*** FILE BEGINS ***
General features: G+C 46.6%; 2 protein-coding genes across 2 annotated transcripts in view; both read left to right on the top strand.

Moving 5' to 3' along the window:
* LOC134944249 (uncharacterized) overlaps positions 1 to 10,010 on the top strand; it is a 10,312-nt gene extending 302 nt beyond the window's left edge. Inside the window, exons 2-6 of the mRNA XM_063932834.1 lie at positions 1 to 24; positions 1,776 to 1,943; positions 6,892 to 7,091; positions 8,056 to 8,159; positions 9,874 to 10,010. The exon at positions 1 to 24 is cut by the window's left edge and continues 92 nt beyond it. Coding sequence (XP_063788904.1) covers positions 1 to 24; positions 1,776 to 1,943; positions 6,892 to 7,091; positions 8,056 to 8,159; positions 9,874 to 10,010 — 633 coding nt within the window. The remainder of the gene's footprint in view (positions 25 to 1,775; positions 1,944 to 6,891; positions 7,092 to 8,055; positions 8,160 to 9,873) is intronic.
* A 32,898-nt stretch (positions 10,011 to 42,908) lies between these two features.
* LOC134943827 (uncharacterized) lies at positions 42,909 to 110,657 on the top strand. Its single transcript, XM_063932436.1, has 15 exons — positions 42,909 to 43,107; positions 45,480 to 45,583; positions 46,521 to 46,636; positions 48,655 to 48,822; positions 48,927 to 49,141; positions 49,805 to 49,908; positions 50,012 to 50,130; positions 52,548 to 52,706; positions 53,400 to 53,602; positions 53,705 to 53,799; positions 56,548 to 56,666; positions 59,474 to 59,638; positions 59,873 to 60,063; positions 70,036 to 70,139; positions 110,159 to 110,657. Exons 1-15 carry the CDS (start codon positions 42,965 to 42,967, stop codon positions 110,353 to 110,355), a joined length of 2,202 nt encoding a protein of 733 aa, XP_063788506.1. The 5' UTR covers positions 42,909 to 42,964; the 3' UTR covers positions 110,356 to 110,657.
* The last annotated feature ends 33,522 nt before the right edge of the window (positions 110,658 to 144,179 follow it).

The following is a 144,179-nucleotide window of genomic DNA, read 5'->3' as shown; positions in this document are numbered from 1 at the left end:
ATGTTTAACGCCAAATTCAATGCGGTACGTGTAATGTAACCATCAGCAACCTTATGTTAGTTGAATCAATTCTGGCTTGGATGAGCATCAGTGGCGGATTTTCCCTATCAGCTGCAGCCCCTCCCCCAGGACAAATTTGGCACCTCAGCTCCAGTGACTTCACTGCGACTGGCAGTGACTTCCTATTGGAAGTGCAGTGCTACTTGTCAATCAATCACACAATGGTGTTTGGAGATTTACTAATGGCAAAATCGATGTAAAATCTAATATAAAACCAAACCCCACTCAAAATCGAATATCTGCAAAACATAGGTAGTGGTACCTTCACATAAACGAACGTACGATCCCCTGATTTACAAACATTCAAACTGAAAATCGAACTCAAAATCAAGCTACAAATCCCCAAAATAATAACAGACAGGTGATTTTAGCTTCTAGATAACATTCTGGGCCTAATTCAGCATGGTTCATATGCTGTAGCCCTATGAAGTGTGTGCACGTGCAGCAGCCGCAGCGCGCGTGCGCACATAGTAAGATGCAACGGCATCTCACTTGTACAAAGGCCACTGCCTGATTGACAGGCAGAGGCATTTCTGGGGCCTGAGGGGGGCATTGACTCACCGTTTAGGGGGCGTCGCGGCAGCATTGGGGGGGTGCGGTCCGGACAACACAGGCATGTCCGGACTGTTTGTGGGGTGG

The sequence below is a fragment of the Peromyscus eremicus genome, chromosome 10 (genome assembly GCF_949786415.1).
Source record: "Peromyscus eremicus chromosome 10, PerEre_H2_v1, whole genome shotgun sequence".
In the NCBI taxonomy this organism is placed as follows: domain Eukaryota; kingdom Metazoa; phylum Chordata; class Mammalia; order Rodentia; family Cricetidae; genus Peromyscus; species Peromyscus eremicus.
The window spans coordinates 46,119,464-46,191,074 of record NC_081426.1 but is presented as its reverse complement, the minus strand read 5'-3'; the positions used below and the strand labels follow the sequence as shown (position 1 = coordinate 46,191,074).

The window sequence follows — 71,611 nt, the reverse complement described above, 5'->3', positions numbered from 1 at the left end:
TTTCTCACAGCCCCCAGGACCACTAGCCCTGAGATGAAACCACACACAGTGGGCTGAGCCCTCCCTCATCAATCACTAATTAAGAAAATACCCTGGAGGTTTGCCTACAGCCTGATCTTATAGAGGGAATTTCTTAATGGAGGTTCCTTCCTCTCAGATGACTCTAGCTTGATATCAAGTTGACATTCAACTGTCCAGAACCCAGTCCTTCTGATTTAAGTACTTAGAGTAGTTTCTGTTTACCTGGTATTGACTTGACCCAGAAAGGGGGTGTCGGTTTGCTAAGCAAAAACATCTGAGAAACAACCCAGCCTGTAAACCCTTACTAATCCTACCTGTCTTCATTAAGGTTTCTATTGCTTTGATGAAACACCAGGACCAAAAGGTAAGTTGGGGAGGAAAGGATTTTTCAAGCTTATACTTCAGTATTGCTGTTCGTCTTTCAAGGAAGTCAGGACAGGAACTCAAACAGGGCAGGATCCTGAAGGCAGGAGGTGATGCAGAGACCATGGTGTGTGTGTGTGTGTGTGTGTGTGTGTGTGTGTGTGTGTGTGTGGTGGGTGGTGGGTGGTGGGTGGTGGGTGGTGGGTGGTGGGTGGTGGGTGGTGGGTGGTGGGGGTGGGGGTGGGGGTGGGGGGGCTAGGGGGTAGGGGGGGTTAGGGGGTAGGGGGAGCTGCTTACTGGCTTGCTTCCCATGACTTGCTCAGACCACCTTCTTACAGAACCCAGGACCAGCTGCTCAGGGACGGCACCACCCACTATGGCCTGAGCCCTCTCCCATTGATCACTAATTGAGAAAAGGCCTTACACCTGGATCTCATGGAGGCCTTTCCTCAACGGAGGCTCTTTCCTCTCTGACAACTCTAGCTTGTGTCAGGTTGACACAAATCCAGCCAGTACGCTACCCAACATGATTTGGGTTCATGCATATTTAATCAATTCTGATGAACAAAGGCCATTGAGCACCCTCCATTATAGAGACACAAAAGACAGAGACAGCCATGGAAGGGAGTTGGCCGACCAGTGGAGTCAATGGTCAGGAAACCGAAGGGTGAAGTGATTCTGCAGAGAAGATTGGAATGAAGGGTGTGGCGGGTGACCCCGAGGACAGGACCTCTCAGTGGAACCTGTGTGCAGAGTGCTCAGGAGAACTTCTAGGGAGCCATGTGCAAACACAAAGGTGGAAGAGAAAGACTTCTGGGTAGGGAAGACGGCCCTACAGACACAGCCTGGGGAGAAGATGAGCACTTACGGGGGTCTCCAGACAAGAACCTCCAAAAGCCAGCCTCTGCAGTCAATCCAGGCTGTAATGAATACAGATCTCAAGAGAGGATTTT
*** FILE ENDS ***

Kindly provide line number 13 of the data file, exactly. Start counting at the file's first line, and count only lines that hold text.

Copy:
The window sequence follows — 71,611 nt, the reverse complement described above, 5'->3', positions numbered from 1 at the left end: